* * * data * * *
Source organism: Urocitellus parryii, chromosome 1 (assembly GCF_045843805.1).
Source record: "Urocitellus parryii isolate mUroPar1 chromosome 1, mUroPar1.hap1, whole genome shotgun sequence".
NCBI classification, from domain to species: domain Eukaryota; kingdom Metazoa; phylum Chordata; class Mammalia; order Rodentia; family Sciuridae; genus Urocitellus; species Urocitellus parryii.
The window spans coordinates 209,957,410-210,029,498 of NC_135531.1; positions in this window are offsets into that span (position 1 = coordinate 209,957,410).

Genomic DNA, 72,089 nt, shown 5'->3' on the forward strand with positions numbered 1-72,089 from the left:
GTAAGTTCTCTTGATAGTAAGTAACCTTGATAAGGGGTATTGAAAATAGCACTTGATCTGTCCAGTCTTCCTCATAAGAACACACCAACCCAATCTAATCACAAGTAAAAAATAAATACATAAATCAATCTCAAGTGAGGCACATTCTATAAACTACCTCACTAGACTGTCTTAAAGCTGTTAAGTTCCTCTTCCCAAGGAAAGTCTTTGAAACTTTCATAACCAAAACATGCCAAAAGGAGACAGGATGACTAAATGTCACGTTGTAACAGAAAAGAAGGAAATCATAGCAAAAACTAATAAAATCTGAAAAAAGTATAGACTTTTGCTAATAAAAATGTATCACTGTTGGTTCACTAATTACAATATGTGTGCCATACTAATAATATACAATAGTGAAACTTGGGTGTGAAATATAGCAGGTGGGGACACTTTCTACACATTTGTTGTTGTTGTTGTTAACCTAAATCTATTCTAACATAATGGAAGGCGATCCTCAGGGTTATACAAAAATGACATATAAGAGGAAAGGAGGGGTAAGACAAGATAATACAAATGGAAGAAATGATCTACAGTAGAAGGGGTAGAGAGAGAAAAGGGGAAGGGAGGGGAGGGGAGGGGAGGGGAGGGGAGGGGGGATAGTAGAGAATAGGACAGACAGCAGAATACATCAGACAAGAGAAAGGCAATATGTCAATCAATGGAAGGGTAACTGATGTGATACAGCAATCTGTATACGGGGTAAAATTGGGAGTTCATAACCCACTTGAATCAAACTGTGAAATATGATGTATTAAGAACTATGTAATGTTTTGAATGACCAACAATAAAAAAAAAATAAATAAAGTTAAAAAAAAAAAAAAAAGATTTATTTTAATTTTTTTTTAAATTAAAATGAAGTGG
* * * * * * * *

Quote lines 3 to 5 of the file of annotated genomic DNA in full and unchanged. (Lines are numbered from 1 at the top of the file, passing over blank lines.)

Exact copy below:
NCBI classification, from domain to species: domain Eukaryota; kingdom Metazoa; phylum Chordata; class Mammalia; order Rodentia; family Sciuridae; genus Urocitellus; species Urocitellus parryii.
The window spans coordinates 209,957,410-210,029,498 of NC_135531.1; positions in this window are offsets into that span (position 1 = coordinate 209,957,410).

Genomic DNA, 72,089 nt, shown 5'->3' on the forward strand with positions numbered 1-72,089 from the left: